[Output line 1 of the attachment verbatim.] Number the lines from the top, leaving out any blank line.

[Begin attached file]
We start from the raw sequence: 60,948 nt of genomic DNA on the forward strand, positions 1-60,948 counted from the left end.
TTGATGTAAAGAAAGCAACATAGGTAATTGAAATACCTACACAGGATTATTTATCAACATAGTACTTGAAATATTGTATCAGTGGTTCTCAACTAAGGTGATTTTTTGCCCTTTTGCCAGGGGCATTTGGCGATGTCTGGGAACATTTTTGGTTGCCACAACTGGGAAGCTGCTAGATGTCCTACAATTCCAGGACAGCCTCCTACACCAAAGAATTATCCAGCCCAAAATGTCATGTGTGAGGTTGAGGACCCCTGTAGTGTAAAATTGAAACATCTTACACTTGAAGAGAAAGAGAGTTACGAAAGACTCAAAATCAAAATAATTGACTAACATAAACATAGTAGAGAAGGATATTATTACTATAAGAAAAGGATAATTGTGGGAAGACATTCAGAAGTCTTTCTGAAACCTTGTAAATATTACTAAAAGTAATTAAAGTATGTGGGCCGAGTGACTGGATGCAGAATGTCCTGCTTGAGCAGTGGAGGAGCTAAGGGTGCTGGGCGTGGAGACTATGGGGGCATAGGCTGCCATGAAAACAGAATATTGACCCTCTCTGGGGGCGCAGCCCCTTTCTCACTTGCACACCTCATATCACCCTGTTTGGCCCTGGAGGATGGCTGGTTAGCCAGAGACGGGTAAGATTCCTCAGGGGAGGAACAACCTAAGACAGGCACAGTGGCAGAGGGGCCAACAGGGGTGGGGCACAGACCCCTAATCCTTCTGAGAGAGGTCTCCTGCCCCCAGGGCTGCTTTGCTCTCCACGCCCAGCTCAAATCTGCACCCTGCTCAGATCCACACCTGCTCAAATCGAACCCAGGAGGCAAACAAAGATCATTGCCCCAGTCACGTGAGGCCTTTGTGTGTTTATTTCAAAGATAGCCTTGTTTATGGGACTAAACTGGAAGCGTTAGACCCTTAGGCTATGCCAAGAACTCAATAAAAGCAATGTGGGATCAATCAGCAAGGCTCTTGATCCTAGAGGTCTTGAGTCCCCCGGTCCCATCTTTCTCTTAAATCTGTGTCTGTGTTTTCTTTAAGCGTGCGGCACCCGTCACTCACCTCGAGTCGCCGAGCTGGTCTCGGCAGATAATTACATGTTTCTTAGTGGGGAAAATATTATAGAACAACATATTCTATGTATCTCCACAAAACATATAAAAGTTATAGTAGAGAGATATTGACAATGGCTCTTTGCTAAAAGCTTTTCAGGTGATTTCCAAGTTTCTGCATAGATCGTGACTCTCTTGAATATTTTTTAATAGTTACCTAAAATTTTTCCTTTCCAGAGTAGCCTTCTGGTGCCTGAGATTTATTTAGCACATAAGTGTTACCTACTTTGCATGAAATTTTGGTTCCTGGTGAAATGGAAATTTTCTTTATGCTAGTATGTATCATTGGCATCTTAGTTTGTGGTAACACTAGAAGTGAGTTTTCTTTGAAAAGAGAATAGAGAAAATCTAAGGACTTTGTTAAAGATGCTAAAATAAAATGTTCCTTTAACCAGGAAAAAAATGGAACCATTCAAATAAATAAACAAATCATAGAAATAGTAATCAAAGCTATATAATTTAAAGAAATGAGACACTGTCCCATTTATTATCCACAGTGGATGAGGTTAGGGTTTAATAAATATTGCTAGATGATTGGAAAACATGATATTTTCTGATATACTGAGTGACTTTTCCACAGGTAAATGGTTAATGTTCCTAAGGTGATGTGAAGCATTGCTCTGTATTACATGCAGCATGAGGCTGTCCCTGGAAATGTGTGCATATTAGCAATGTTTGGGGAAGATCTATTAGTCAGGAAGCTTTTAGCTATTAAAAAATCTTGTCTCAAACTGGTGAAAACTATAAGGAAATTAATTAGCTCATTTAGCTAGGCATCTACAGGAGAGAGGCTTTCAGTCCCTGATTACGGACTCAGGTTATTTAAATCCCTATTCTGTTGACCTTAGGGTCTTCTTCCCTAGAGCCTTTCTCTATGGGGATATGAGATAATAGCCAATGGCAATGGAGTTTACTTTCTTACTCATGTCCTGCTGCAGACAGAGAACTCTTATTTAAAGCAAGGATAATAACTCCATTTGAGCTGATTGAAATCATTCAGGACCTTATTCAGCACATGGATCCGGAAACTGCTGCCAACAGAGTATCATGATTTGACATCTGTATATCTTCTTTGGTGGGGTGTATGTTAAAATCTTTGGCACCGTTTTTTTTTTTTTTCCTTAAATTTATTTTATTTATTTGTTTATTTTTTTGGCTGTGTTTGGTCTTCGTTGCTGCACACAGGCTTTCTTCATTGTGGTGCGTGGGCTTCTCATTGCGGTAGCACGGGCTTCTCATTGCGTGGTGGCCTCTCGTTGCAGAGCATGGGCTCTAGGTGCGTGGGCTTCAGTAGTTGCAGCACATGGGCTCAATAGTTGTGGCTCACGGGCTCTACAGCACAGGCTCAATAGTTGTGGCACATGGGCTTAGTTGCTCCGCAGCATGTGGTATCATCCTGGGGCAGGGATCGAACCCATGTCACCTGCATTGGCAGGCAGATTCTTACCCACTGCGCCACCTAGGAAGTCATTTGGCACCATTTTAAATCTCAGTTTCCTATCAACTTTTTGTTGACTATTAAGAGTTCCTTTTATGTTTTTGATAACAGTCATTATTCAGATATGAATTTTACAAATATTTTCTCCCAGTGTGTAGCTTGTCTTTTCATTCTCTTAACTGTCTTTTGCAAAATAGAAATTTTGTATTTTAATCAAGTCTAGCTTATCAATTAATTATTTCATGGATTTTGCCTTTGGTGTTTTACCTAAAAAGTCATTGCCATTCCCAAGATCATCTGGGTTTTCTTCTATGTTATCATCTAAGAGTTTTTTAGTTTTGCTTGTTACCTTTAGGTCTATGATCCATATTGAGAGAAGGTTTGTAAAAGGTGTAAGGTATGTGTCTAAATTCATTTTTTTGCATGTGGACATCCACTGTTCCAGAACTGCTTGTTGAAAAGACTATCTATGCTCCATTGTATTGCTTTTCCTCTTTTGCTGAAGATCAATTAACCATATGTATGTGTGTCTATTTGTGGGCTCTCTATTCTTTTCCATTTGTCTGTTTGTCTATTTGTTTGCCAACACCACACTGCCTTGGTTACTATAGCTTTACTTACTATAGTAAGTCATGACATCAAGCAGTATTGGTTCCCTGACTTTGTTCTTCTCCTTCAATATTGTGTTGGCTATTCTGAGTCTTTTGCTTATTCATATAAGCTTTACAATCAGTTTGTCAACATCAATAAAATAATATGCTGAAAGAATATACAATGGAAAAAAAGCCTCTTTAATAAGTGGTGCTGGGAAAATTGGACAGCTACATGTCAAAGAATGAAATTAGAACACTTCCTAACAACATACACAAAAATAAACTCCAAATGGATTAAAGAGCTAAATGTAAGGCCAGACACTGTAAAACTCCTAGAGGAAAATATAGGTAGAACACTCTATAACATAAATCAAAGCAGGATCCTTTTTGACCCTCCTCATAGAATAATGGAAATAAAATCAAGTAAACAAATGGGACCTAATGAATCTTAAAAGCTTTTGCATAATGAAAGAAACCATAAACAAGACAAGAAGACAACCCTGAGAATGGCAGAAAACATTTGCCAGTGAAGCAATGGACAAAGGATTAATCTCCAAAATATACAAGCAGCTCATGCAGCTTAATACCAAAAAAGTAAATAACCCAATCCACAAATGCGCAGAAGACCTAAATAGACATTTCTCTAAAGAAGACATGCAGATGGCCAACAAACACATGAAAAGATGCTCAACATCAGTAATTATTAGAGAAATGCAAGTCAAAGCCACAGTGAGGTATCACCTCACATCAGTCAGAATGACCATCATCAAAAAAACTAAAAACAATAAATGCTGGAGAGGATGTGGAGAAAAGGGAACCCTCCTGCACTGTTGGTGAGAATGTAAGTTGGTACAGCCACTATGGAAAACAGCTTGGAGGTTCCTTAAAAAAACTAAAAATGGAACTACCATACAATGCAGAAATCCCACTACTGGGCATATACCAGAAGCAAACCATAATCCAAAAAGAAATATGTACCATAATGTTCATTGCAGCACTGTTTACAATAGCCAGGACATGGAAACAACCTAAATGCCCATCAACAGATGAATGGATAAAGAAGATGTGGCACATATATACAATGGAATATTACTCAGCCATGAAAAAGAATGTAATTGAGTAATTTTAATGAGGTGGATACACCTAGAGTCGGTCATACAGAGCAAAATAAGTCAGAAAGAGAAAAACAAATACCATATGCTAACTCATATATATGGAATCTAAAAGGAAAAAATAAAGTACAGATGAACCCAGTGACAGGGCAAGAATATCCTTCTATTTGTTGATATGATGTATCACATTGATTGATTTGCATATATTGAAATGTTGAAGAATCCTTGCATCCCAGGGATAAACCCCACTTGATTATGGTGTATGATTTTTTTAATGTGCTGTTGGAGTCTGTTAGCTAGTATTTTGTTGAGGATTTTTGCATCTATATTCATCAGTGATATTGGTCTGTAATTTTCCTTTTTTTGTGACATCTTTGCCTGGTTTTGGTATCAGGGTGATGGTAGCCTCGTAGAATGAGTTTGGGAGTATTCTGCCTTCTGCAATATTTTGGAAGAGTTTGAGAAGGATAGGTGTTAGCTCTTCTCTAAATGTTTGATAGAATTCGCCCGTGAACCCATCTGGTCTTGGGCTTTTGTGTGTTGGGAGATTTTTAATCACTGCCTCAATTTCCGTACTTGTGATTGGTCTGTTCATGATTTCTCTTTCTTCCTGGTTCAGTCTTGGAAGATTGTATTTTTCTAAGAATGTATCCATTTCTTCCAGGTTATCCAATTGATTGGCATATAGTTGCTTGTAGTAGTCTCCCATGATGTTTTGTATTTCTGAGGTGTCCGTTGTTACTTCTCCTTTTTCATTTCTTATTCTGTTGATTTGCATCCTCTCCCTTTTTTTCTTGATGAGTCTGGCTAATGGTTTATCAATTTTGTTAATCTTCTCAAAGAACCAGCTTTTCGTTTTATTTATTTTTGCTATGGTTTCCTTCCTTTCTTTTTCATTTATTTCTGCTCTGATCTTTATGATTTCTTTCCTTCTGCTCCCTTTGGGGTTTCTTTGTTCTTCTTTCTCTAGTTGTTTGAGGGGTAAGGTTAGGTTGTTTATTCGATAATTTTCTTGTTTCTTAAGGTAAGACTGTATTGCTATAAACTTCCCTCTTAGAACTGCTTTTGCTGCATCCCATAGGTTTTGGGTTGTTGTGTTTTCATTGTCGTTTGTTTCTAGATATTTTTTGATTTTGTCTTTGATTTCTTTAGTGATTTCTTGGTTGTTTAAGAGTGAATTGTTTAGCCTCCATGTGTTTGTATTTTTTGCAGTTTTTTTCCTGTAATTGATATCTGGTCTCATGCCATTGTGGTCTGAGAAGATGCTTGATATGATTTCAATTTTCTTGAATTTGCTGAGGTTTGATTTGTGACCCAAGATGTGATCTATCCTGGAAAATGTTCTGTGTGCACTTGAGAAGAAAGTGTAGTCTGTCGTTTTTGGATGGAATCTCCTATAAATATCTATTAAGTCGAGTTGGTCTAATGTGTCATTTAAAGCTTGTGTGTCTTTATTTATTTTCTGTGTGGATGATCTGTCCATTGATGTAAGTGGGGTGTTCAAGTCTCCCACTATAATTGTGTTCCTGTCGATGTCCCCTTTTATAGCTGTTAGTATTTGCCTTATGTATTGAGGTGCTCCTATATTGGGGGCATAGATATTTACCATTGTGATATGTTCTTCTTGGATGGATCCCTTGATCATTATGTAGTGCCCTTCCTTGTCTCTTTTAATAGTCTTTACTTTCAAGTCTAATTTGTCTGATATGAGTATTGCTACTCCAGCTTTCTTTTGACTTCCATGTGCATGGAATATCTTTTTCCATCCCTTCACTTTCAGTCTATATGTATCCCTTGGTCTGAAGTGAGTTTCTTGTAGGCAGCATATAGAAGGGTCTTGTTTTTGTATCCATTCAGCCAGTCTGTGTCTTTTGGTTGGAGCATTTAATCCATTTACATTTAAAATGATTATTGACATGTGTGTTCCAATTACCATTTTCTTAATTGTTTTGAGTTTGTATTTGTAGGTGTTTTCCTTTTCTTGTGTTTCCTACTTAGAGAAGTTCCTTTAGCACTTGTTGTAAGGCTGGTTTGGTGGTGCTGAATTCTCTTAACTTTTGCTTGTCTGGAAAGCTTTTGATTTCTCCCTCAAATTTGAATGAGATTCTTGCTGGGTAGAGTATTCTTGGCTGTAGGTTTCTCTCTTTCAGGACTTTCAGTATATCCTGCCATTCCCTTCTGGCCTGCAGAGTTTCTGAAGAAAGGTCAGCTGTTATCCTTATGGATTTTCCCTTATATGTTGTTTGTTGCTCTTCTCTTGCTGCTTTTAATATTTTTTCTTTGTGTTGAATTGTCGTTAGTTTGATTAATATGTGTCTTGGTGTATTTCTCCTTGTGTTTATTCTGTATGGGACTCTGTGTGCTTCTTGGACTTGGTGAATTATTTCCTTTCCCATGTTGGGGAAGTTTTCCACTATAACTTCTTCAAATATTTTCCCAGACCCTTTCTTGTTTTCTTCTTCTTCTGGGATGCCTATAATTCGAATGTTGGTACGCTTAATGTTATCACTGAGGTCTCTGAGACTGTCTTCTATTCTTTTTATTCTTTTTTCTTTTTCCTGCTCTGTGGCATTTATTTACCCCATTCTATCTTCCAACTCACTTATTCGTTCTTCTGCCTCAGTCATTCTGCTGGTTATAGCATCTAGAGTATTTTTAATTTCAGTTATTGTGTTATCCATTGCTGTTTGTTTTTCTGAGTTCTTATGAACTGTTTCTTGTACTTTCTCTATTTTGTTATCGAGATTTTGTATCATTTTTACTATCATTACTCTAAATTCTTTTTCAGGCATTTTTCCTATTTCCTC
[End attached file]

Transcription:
We start from the raw sequence: 60,948 nt of genomic DNA on the forward strand, positions 1-60,948 counted from the left end.